from The American Heritage® Dictionary of the English Language, 4th Edition
- n. An ester formed between one or more acids and glycerol. Fatty acid esters with glycerol are found in plant oils and animal fats.
from Wiktionary, Creative Commons Attribution/Share-Alike License
- n. An ester of glycerol and one or more fatty acid; they are the major constituents of lipids.
from the GNU version of the Collaborative International Dictionary of English
- n. A compound ether (formed from glycerin). Some glycerides exist ready formed as natural fats, others are produced artificially.
from The Century Dictionary and Cyclopedia
- n. In chem., a compound ether of the triatomic alcohol glycerol or glycerin.
from WordNet 3.0 Copyright 2006 by Princeton University. All rights reserved.
- n. an ester of glycerol and fatty acids that occurs naturally as fats and fatty oils
A glyceride is a combination of glycerol with fatty acids, a so-called ester.
It is not repellent, it is some form of lard or long chain poly-glyceride that one goops onto the skin.
The Goal: Chemically speaking, vegetable oil is a tri-glyceride.
Conventional oilseed crops, such as soybean, corn, olive, and peanut, produce glyceride oils, in which fatty acids are connected to a glycerol molecule.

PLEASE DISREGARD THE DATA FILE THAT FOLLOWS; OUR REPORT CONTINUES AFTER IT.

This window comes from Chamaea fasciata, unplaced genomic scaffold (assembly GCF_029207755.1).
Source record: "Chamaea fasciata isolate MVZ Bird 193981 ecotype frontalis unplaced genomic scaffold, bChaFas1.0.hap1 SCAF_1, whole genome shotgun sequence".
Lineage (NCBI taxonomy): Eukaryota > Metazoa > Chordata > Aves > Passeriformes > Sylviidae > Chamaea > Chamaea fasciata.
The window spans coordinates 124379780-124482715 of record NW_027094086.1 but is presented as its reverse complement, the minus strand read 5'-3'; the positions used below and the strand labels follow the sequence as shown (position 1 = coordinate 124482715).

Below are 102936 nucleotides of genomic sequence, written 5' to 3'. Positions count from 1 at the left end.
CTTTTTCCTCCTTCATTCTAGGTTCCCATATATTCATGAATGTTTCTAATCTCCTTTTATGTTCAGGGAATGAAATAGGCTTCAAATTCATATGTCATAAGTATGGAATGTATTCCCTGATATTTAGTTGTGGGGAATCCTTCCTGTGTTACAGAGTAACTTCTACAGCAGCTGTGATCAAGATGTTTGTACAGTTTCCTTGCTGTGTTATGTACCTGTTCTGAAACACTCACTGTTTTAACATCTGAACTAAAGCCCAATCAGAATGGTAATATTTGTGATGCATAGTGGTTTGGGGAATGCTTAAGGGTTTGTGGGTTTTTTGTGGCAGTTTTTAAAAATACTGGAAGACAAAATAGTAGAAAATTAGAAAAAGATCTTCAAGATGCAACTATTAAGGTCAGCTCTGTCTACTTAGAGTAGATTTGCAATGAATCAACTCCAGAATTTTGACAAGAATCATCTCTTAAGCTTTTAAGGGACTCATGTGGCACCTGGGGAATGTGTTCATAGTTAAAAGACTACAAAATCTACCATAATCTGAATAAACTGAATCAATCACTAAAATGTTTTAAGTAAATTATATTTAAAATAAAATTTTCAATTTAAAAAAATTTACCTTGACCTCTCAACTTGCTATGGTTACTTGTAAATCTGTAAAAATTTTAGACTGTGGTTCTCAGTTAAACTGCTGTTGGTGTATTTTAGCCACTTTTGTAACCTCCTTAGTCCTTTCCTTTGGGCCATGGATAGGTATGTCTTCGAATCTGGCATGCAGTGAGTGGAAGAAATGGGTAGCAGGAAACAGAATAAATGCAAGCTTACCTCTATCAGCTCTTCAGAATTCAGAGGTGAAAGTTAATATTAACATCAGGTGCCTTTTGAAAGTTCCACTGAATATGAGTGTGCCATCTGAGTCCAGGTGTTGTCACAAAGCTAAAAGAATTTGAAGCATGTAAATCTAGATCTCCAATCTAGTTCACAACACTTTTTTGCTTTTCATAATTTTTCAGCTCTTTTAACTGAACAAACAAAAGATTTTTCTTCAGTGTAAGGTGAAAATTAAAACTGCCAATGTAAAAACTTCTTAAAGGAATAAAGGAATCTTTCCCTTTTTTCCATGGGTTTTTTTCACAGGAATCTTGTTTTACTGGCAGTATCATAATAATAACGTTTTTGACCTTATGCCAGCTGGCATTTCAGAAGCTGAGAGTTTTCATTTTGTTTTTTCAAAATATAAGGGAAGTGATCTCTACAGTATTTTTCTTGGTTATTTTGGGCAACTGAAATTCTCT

KALICKOV, M. and HADZIJSKI, Cv. (1963) An investigation of Fructus anisi and its essential and glyceride oils.
Ordinary milling soap is used as a basis for this soap; the settled soap direct from the copper at 170° F. (77° C.) is carefully neutralised with bicarbonate of sodium, oleic or stearic acids, or boro-glyceride, perfumed and aerated.
It was formerly considered that the three acid radicles in any naturally occurring glyceride were identical, corresponding to the formula --
All oils and fats contain more or less free acidity; but excess of acidity, though it may be due to the decomposition of the glyceride, and does not always denote rancidity, is undesirable in soap-making material.
By this method, sulpho-compounds of the glyceride are first formed, which readily emulsify with water, and, on treatment with steam, liberate fatty acids, the glycerol remaining partly in the form of glycero-sulphuric acid.
The first mixed glyceride to be discovered was oleodistearin,
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